Tavon Austin, Rams stun Colts in 30-point blowout
November 10, 2013 (AP) – Once Tavon Austin broke free, the Indianapolis Colts couldn’t even slow down the rookie, much less catch him.
Austin, the first-round draft pick with uncanny speed and unlimited potential, scored on a 98-yard punt return and grabbed two long TD passes Sunday as the St. Louis Rams ended a three-game losing streak with a stunning 38-8 victory over the AFC South-leading Colts.
“I’ve been patient for eight weeks and, hopefully, it’s my time right now,” Austin said. “I knew the day was going to come. It was just me being patient and me being true to myself and to keep working. I’m just glad that I had an opportunity.”
Nobody did more against Indy (6-3) this season — or any time recently.
Austin returned four punts for 145 yards and scored on touchdown passes of 57 and 81 yards, his only two catches of the day. He also returned one kickoff for 27 yards while making the Colts look foolish all day.
Austin’s one-man show started when he backed up and waved off teammates as Pat McAfee’s punt sailed deep into Rams territory. But as the Colts moved into position to down the bouncing ball, Austin reached out and dangerously grabbed it at his own 2-yard line.
The Colts didn’t react immediately, apparently believing the play had stopped, and Austin sprinted down the right sideline, avoided one defender and picked up a block on McAfee and reached the end zone to give the Rams (4-6) a 21-0 lead.
Even Rams coach Jeff Fisher couldn’t believe it.
“I went from saying, ‘Get away, get away, get away,’ to ‘Go, go, go!'” Fisher said.
Austin later caught a short pass on a drag route over the middle, turned upfield and avoided two defenders with an inside cut for the 81-yard score. That made it 35-0 — too big a deficit even for the masterful Andrew Luck to overcome.
The Colts just couldn’t get a handle on the 5-foot-8, 176-pound receiver who finished with 310 total yards and three TDs.
“That was a lot of fun to watch. Tavon, he’s lightning in a bottle when he gets the ball in his hands,” quarterback Kellen Clemens said. “His performance tonight is certainly going to be one for the books.”
Clemens went 9 of 16 for 247 yards with two scores and no interceptions, hooking up with Austin on the two longest completions of his eight-year NFL career. His previous long was 56 yards in 2007 with the Jets.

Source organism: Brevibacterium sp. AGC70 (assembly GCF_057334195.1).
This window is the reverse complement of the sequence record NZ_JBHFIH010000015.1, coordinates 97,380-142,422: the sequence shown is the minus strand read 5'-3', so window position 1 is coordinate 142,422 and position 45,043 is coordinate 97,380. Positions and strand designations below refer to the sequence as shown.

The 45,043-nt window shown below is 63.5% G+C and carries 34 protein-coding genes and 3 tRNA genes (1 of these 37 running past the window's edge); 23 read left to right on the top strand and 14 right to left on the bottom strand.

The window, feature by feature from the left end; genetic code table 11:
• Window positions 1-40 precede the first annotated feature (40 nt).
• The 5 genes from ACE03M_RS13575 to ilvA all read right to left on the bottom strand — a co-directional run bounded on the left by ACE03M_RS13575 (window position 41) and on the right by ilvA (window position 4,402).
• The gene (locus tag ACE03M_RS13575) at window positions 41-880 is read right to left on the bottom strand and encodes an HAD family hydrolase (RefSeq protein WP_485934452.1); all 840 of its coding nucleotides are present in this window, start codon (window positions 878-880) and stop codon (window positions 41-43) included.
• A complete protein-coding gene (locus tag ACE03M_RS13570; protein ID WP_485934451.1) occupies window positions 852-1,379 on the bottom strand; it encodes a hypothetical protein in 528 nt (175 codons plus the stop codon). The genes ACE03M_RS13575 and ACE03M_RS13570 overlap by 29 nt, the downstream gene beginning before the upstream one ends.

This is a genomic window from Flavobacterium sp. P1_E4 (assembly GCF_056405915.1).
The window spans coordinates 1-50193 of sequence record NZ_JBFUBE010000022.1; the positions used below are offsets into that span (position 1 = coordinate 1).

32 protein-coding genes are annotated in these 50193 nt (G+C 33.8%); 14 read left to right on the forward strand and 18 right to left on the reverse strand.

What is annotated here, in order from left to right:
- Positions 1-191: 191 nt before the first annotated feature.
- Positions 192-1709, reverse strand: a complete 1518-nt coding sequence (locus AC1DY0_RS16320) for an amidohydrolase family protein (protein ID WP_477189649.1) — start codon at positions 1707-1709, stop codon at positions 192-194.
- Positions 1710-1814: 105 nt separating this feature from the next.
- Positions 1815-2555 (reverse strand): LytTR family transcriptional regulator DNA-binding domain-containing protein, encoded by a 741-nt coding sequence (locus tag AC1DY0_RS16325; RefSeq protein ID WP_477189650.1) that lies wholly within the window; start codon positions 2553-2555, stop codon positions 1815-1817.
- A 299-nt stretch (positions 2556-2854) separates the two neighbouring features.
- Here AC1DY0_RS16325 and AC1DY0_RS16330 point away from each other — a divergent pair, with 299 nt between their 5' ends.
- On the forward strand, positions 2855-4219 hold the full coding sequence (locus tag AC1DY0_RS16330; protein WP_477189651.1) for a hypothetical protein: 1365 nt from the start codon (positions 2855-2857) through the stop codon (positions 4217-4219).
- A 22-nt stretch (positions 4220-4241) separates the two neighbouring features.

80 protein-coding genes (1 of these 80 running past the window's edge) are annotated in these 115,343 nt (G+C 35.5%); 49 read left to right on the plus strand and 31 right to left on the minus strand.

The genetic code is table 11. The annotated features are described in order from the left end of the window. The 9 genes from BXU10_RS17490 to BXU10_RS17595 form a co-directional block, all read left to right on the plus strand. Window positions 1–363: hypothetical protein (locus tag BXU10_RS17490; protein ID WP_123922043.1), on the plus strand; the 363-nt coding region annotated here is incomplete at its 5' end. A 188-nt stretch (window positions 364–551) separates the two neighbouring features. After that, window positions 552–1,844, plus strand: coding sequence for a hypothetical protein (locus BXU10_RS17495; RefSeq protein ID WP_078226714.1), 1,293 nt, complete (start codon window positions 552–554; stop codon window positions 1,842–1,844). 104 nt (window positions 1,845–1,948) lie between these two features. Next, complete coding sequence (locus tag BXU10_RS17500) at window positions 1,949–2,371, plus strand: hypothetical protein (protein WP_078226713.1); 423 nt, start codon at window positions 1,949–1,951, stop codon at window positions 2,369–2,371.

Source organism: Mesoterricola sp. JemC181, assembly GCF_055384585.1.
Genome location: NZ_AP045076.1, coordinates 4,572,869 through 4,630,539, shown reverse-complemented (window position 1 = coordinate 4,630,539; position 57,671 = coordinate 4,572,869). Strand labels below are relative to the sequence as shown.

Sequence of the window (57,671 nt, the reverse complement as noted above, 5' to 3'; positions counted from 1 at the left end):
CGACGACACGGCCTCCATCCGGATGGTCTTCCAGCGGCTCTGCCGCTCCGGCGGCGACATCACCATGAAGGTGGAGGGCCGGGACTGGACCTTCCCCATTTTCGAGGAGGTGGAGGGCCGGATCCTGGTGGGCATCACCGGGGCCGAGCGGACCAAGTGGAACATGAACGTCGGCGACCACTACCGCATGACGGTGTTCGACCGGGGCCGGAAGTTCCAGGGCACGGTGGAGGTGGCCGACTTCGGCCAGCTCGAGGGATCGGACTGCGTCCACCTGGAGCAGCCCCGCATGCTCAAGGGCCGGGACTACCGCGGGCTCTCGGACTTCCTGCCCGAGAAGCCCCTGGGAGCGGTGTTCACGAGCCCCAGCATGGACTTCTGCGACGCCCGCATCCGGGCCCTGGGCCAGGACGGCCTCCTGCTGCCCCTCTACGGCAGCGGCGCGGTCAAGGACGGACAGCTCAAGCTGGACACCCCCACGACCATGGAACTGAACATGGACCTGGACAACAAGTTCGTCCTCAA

The defense was good right from the start, too, opening the game with a strip-sack from Robert Quinn. Chris Long scooped up the loose ball and returned it 45 yards for a score. Until scoring their only touchdown, late in the third quarter, Indy had just 181 yards in offense.
Luck was sacked three times and the Rams picked off four passes — three of them from Luck — to win for the first time since Sam Bradford went down with a season-ending knee injury Oct. 20.
For the Colts, it was a miserable performance.
“We just didn’t do anything,” coach Chuck Pagano said. “I take full responsibility for it as the football coach, we did not have this team ready to play.”
Luck finished 29 of 47 for 353 yards with one TD, though most of that came after the Colts dug themselves into a 38-0 deficit. Indy ran 14 times for a measly 18 yards, 1.3 yards per carry. The defense couldn’t get a handle on Austin or his teammates, resulting in Indy’s worst loss at Lucas Oil Stadium — and its worst home loss since San Diego hung a 31-0 shutout at the RCA Dome on Nov. 29, 1993.
Robert Mathis did have two sacks to retain the league lead (13½).
The loudest cheers, and most tears, came during a halftime ceremony when Army Sgt. 1st Class Jeremy Inocencio surprised his family by stepping out of an SUV in one of the end zones at halftime. His wife, Christin, and children, Dominique and David, ran toward him to give him a hug, drawing both cheers and tears. Inocencio had been serving in Afghanistan.
Austin provided the rest of the highlights on a day the Colts would like to forget.
“It is what it is, we got our butts kicked, we’ve got to move on,” said Pagano, who will take the Colts to Tennessee on Thursday night.
*Photo courtesy of AP Photo/Darron Cummings